Residents of the South Kamloops neighbourhood pocket of Sagebrush are becoming increasingly intrepid in their efforts to create a sense of community.
And on Sunday, neighbours celebrated significant victory in that quest with the grand opening of Cowan Park.
The Kori family has been in the neighbourhood for generations.
Four generations of Koris gathered at the event, which coincided with the eldest parents’ 50th wedding anniversary.
“There are lots of memories here,” said Kay Mori as she watched her adult granddaughter help her own children decorate the new asphalt with chalk drawings.
“We used to play tennis here,” said Kay’s daughter Sandra Kori.
“I think it’s important (to save the park),” said Kay.
As the event got underway, Sunday’s high winds blew down temporary fencing on the property, but even that didn’t hinder the enthusiasm.
“This is an analogy for (dropping) the fences between neighbours,” said Coun. Donovan Cavers to cheers.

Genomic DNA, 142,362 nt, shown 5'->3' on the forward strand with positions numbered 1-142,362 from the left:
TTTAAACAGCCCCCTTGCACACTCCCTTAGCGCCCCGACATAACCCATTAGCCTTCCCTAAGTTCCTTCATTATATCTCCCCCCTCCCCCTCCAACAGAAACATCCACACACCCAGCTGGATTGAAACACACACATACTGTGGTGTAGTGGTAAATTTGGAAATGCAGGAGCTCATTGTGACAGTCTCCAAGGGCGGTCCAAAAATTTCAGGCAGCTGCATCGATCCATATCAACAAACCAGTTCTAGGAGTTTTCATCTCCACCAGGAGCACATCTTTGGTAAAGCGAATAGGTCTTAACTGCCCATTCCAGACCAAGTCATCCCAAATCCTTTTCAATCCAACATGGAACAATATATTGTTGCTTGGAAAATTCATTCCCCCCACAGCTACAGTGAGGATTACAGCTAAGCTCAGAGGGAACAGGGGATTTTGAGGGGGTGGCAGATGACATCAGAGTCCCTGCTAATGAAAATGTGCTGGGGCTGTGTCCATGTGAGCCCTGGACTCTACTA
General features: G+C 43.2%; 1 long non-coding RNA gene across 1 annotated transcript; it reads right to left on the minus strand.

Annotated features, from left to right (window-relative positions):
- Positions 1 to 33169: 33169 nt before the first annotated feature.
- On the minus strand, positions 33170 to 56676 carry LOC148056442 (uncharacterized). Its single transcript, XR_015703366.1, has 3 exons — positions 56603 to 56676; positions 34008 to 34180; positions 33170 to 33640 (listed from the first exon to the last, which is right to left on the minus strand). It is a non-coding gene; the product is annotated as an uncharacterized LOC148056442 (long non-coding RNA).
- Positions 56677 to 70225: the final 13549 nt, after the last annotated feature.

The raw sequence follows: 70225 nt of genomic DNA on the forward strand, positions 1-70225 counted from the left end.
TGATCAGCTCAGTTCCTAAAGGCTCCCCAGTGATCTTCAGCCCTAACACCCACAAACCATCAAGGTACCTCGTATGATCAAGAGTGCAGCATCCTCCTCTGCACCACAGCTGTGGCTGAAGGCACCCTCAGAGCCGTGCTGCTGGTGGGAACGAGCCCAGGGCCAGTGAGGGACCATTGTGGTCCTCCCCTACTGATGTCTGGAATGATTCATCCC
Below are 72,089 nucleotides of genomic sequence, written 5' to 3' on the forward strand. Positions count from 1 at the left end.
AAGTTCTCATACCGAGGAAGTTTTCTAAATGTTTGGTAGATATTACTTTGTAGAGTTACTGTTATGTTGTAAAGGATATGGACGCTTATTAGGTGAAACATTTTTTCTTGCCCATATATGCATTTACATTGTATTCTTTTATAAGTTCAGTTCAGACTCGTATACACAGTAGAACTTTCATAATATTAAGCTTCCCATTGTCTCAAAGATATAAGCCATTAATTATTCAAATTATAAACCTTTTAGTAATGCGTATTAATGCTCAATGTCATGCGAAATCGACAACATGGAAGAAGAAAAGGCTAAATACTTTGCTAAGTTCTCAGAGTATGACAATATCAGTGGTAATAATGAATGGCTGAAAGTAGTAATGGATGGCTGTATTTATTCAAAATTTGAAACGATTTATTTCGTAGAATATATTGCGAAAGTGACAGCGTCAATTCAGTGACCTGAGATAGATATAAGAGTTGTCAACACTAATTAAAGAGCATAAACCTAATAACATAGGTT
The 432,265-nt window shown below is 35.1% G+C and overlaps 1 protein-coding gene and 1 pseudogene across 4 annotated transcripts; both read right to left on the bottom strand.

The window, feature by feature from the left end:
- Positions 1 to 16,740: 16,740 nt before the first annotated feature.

The piece of land wasn’t even defined as a park in the City’s plans, said acting mayor Marg Spina, who lives in the area, during the ribbon-cutting event.
It was relegated to developable land in the master plan without knowing that locals had been using it as a park for decades.
It took an organized force of neighbours, inaugurated as the Sagebrush Neighbourhood Association in October 2011, to bring awareness to City planners and council members.
“It’s our neighbourhood and it’s up to us to decide on the development of our neighbourhood,” said association chair Don Ferguson. “I really feel strongly about that.”
Once aware, the municipality responded with $50,000 in revitalization funds to create courts for tennis, basketball and all manner of activities.
“If we lose this park land, we can’t get it back,” said Spina. “This is not just for everyone who lives here, but for everyone who will live here.”
The park is only the beginning of the Sagebrush Neighbourhood Association’s community initiatives.
Member Carman Anne-Schulz also announced on Sunday the association received a commitment from Fortis natural gas suppliers that a right of way for an underground pipe on the border of the park will be developed into part of a trail network and possibly a community garden.